The House on Wednesday approved Speaker Nancy Pelosi’s bill to establish a select committee to investigate the Jan. 6 pro-Trump attack on the Capitol, giving Democrats significant leeway to shape the inquiry after the Senate balked at establishing a bipartisan commission.
The bill passed largely along party lines, 222 to 190. It grants the speaker the authority to select the committee’s chair and eight of the 13 members.
House Minority Leader Kevin McCarthy, California Republican, will have the option to consult with Mrs. Pelosi on the appointment of the remaining five members, but she will have veto authority over Republican nominees.
“We have the duty, to the Constitution and the country, to find the truth of the January 6th insurrection and to ensure that such an assault on our democracy cannot happen again,” Mrs. Pelosi, California Democrat, said in a letter to her colleagues before the vote. “It is clear that January 6th was not simply an attack on a building, but an attack on our very democracy.”
She said on the House floor that the probe “will find the truth, which clearly Republicans fear.”
Republicans argue the committee will a political exercise rather than a search for truth.
“The outcome of this investigation has, in fact, already been written,” said Rep. Michael C. Burgess, Texas Republican, during the debate. “The Democrats have been publicly excoriating President Trump for months. They claim we need to understand the root cause of what happened on Jan. 6, but the truth is they’ve already laid the blame.”
Reps. Liz Cheney of Wyoming and Adam Kinzinger of Illinois were the only two Republicans to vote for the select committee.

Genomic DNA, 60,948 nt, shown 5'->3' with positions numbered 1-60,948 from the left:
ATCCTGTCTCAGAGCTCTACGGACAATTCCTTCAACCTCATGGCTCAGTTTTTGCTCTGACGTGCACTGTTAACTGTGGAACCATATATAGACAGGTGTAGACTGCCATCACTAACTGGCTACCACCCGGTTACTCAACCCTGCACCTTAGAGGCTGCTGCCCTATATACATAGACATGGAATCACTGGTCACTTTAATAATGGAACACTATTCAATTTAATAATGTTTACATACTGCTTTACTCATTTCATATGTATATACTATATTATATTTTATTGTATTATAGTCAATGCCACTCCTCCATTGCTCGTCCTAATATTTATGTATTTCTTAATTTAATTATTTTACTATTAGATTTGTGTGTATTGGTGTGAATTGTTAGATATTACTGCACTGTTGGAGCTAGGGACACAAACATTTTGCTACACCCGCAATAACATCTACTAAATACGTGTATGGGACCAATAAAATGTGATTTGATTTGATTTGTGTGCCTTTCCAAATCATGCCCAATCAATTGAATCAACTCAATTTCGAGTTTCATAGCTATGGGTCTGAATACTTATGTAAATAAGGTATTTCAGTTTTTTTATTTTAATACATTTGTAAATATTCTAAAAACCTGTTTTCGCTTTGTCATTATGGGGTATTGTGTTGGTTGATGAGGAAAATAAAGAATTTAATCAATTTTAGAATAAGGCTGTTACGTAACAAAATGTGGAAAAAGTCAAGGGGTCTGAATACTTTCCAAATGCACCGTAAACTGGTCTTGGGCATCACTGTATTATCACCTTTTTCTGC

“I’ve said before that a bipartisan, independent commission would’ve been the best way to investigate the Jan. 6th attack,” Ms. Cheney tweeted. “That effort was unfortunately blocked. A select committee is now the only remaining option. I will vote to support it.”
She said it’s right to be wary “of an overtly partisan inquiry.”
“But Congress is obligated to conduct a full investigation of the most serious attack on our Capitol since 1814,” Ms. Cheney said.
It is unclear to what extent House Republicans will participate in the select committee, if at all.
Mr. McCarthy opposed last month’s House bill to form a bipartisan, independent commission proposed by House Homeland Security Committee Chairman Bennie Thompson, Mississippi Democrat, and senior Republican John Katko of New York.
“Given the political misdirections that have marred this process, given the now duplicative and potentially counterproductive nature of this effort, and given the speaker’s shortsighted scope that does not examine interrelated forms of political violence in America, I cannot support this legislation,” Mr. McCarthy said of the bipartisan proposal last month.
The proposal for the bipartisan commission, which would have given Democrats and Republicans equal representation on the commission, passed the House 252 to 175 before being derailed in the Senate. Thirty-five House Republicans supported the measure.
Mr. Katko said earlier this week that he did not support the speaker’s bill given the partisan skew, and said he would likely not participate if asked.
Mr. McCarthy has remained silent on whether he plans to appoint Republicans to the commission, telling The Washington Times late Tuesday that Mrs. Pelosi has yet to speak with him directly about the select committee.
The committee’s chair will have subpoena power, leading some to speculate as to whether Mr. McCarthy will be compelled to give details about his conversations with former President Donald Trump leading up to and during the Jan. 6 attack.
The start date for the commission has yet to be determined. The committee will issue interim reports throughout the investigation before giving its final conclusions.